I have been revisiting the Old Testament story of Samson - what a jacked-up dude! Samson had all the God-given potential in the world yet he threw it all away to pursue his own desires. His life reads like a Jerry Springer episode on steroids: sex, debauchery, prostitution, brutality, murder, rebellion, and just about any other sin you can name. Samson's life was marked by a thrilling, supernatural birth, a turbulent self-indulgent life, and a tragic premature death. Samson seemed to make all the wrong decisions in life.
Check out Samson's Herculean destructive life pattern:
- He was constantly in the wrong place
- He was constantly looking for a fix in the wrong way
- He consistently rejected wise counsel
- He continued down the wrong path even when repeatedly given the opportunity to turn around
- He was far more hormone-driven than Spirit-driven
- He repeatedly compromised his own values and God-commitment for his own pleasure
- He frequently ignored his weaknesses and relied on Himself instead of resting in God
Samson made all the wrong decisions and faced severe consequences for his choices. If you know the story, we find in the last chapter the strongest man in the world is left blind, beaten, and shackled to a grindstone. The man who once struck terror in the hearts of his enemy is a laughingstock. A man hand-selected by God for greatness is left humiliated and useless. A tragic ending to a potential fairy tale story - so it seems.
Here's the deal with God - He is bigger than our shortcomings. God uses people most of us tend to write off. God often uses the Samsons of the world to demonstrate His radical grace and power. Add Samson to the list of messed-up people God chose to use in a great way: Moses, Noah, David, Paul, Peter, Jacob, Abraham, Rahab, the list goes on and on. The people we tend to judge and dismiss God tends to use. Samson even makes the illustrious Hall of Faith in Hebrews 11. Do what? Did the writer of Hebrews actually read the story of Samson? Or just maybe God views people a little different than we are inclined to judge them.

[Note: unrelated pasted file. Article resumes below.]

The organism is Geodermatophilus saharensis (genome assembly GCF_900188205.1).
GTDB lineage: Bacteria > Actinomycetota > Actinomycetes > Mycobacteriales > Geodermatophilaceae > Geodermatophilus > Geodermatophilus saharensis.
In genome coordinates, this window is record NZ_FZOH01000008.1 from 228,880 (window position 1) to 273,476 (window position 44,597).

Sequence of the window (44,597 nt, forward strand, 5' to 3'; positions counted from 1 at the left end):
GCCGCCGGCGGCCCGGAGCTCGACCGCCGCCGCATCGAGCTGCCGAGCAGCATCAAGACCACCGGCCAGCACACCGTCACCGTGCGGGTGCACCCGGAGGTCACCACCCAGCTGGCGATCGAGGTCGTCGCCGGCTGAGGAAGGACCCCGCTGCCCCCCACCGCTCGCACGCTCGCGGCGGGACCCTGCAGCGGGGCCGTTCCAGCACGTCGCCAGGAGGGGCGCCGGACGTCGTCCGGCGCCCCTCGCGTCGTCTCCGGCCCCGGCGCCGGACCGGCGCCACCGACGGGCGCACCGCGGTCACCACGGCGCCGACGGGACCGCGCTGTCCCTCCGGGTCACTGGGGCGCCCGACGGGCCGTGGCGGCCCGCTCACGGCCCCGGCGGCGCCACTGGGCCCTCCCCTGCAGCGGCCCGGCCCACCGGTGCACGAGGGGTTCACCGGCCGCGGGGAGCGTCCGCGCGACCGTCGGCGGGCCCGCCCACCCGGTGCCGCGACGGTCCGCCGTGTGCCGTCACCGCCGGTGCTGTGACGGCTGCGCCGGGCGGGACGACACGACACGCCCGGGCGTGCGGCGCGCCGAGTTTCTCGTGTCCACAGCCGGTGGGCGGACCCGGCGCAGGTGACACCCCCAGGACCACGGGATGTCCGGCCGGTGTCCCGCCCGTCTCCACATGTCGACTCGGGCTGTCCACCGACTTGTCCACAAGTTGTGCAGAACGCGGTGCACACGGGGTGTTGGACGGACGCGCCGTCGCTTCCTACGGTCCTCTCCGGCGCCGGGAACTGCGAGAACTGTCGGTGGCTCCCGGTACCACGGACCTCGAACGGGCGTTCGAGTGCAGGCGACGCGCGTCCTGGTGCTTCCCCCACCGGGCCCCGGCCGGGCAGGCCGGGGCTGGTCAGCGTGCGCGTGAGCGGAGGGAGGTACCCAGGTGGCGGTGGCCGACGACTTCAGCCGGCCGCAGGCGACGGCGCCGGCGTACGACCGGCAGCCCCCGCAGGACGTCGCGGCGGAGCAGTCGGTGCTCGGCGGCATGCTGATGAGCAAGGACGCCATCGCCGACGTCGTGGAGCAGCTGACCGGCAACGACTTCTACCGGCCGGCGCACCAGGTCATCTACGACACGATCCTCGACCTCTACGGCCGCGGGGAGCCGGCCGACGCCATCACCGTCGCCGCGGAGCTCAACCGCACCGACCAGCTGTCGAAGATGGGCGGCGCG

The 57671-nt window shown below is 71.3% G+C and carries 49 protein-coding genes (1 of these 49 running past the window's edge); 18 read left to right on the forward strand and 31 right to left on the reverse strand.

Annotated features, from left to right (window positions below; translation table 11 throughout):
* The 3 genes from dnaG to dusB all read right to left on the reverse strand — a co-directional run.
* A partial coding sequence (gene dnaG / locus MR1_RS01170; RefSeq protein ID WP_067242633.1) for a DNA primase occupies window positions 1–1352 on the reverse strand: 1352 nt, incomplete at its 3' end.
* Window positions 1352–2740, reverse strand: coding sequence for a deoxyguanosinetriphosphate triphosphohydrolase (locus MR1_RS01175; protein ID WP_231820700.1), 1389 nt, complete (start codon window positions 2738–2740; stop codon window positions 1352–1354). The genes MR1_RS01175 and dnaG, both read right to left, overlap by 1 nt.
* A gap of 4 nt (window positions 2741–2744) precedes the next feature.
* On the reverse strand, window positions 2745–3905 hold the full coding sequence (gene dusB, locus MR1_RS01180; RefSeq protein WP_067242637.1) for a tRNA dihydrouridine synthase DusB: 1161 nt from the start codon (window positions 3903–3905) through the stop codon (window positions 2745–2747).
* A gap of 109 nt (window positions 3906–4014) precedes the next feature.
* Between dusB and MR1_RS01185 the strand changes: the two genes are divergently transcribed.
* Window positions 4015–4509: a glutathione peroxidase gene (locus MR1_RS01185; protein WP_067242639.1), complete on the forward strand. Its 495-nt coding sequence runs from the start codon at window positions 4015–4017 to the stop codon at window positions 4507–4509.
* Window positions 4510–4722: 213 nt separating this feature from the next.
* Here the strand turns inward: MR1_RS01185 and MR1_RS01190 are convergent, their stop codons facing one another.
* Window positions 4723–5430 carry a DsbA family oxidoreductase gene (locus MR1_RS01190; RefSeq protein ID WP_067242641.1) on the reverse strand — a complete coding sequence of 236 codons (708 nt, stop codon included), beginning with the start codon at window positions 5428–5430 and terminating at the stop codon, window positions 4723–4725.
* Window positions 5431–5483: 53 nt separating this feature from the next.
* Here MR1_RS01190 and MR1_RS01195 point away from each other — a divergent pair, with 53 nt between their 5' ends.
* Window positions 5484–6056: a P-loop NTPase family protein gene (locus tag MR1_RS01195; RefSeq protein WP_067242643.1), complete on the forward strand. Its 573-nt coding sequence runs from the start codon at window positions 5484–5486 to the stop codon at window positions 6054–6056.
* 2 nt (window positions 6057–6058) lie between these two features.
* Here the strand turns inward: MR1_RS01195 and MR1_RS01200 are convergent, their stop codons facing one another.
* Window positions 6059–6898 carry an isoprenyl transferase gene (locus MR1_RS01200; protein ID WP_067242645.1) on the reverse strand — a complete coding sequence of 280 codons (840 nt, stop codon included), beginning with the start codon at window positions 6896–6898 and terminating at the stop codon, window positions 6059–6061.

At the end of the story, Samson needed another chance - not a second chance - Samson exhausted his second chance (and third, fourth, twentieth, and hundredth) a LONG time ago. Samson needed a final chance. He needed one more bailout. And that's exactly what God provided. When you read the passage (Judges 16:28), I'm not even sure Samson's motives were pure. He seems more bent on revenge than repentance and yet there he is in the Hall of Faith.
God uses Samson more in his death than He did during the entirety of Samson's life. God takes what appears to be a tragedy and uses it for His glory and to accomplish His divine purpose.
Here's a radical thought: You can make God your last resort and He will still hear and forgive you. God's grace is bigger than your harshest, dirtiest, darkest, most secret, most public, most selfish sin. The sacrifice of Jesus on the cross is more than enough to cover any type or amount of sin.
God is sovereign. He chose Samson before Samson was born. He chose Samson KNOWING Samson would fail Him time and time again. He chose Samson fully aware Samson's life would be marked primarily not by holy consecration but by hedonistic profligacy. He chose Samson because the story of Samson is not about Samson - it is about a God who pursues, redeems, and uses sinful people for His glory.
What does Samson teach us?
- Sin is destructive. Wrong decisions result in harsh circumstances.
- Right decisions help prevent unnecessary consequences. Make wise choices.
- Grace does not always eliminate consequences (although grace by its nature thwarts consequences).
- God's grace and forgiveness is bigger than our sinful choices - that's what the gospel is all about!
Your life does not have to be marked by sinful choices, but if it is - know Jesus Christ bore the sins of the Samsons of this world on a cross so that they might be forgiven and have life. Cry out to Him and He will hear and forgive - even if you are blind, beaten, and tied to the grindstone of life.